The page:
Directors of the newly consolidated American Valley Community Services District covered a lot of ground in their first meeting Thursday, Jan. 11, at 9 a.m.
Officers were elected, general manager candidates interviewed, an insurance carrier was approved and resolutions and ordinances were dealt with.
Denny Churchill, president of the former Quincy Community Services District board of directors was elected president. Kathy Felker, president of the former East Quincy Services District board of directors was chosen as vice president.
This is a “brand spanking new certified services district,” Churchill announced at the beginning of the meeting.
Following approval of the minutes from the final EQSD board meeting held Jan. 9 and QCSD meetings held Dec. 20 and Jan. 2, directors moved into closed session.
Although the agenda allotted 15 minutes for directors to discuss the general manager position in closed session, directors took more than an hour to interview two candidates and for follow-up discussion.
Mike Green, former general manager of EQSD, and Jim Doohan, who had been serving as QCSD general manager since last fall, both made presentations to the board.
“No decision was made,” Churchill said when the audience returned and following a short break by the board. “Our intent was not to.”
Churchill said that directors must generate job descriptions within the next 30 days and then bring Green and Doohan back.
The president was given the power to sign all legal documents since the new district has no general manager at this time.
Another major item on the agenda was choosing a new insurance carrier. Both EQSD and QCSD directors had heard presentations from Quincy-based Flanigan-Leavitt and Special District Risk Management Authority.
EQSD was previously under SDRMA and QCSD was under the Flanigan-Leavitt group.
Directors voted unanimously to hire Flanigan-Leavitt. Churchill pointed out that the local firm was less expensive than SDRMA’s bid. It also included a larger base for coverage, said Director Darrell Brown. Flanigan-Leavitt’s coverage group is out of the area. It’s under the California Rural Water Association Member Guard served by Glatfelter Public Practices. However, Flanigan’s home office is in Quincy giving directors or employees an almost immediate response to questions or issues.
To guarantee coverage, the completed paperwork for both bids was available at the meeting for the president to sign. Either way, Administrative Secretary Katie Nunn was prepared with everything the board needed to ensure insurance coverage continued for the new district.
Despite some initial confusion about how directors and the public could distinguish between the two offices, directors voted to officially call them East and West. East refers to the former EQSD and West is for the former QCSD. Initially, directors tried calling them Zones A and B.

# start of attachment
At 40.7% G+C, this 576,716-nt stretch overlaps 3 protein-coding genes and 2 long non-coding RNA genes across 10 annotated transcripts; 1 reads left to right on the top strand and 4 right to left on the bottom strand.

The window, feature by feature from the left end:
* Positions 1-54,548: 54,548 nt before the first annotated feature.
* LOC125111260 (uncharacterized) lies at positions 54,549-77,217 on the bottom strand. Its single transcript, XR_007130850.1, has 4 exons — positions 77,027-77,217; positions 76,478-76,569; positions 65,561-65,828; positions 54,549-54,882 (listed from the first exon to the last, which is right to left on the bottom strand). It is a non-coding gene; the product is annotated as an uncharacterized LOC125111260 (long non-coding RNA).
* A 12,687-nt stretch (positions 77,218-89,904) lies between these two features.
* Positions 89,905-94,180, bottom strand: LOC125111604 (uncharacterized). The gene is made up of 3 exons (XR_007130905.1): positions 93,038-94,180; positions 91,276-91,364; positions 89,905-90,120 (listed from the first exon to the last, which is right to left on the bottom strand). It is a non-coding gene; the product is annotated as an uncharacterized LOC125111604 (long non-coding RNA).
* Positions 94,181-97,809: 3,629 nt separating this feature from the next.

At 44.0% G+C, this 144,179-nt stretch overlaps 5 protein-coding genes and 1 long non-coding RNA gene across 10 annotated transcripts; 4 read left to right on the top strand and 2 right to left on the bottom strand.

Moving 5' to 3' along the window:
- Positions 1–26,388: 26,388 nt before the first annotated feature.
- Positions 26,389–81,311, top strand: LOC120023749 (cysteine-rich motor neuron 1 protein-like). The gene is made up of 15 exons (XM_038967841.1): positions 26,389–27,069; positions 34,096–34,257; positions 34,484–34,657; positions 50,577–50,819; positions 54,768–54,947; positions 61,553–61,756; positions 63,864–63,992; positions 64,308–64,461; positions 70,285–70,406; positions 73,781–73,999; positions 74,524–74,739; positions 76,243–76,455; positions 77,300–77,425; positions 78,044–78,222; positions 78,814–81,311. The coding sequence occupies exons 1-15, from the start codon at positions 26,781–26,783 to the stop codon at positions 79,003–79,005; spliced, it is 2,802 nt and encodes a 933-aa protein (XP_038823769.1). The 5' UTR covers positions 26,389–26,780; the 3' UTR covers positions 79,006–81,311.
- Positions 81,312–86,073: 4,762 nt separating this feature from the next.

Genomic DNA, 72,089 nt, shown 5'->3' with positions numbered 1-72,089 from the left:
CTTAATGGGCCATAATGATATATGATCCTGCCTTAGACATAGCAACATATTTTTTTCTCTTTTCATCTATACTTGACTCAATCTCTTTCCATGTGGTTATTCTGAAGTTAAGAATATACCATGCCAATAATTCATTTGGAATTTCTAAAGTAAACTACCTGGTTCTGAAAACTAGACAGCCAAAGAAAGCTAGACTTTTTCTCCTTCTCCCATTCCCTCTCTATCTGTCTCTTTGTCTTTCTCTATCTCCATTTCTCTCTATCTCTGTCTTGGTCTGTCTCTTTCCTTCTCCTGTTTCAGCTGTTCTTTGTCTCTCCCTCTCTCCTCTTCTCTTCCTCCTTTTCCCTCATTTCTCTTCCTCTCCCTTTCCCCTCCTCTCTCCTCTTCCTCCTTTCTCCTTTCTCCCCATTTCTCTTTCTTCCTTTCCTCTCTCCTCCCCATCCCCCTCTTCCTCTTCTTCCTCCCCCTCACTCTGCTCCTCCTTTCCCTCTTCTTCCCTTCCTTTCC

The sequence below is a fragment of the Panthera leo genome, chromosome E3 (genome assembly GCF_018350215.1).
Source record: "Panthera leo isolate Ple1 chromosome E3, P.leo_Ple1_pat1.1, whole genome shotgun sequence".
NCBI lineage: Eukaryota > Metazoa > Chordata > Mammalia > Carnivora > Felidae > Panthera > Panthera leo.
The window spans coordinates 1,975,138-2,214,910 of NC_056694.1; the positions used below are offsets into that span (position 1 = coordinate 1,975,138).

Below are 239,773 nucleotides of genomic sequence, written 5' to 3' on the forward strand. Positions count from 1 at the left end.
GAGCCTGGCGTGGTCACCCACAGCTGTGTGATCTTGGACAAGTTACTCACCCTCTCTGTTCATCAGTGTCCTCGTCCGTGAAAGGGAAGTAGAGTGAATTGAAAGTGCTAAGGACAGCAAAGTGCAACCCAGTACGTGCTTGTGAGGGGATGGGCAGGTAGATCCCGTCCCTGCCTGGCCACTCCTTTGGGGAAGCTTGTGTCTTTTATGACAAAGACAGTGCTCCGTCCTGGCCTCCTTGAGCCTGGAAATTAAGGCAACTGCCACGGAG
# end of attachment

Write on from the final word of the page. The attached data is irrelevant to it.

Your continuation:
Directors were to approve a resolution for an interim employee pay scale and benefits, but Josh Nelson from Best, Best and Krieger Attorneys recommended they keep existing plans in place until directors and especially a personnel committee has time to more thoroughly review the information.
Nelson has been with both boards through the consolidation process. He has also guided the new organization through the Plumas County Local Agency Formation Commission.
QCSD and EQSD have different pay scales and benefits packages. A committee comprised of directors from each district made some headway prior to the first board meeting, but there are many decisions required.
Once AVCSD polices are in place the separate plans go away, explained Nelson.
Vicki Poh, speaking for employees in the former EQSD, addressed directors and said that there is a significant pay scale difference. She said one employee with 15 years more experience and more certifications is scheduled to receive less than another individual.
Poh said at this stage there is no resolution or time schedule for directors in making decisions about employees. She requested the board set a hard date in order to relieve employee stress over wages.
“We’ve made it clear this is a temporary issue,” said Director Bill Martin.
He went on to explain that the board needs time to examine all personnel issues and make decisions.
“We understand it could take some time,” Poh conceded.
“Give us time to do it right,” said Director Doug Ely.
Poh still asked directors to do things in a timely manner. She said that when some employees were making 30 percent less than others “it was hard to swallow.”
Churchill said that all issues have profound effects on the new district and that all employees will be consulted before final decisions are reached.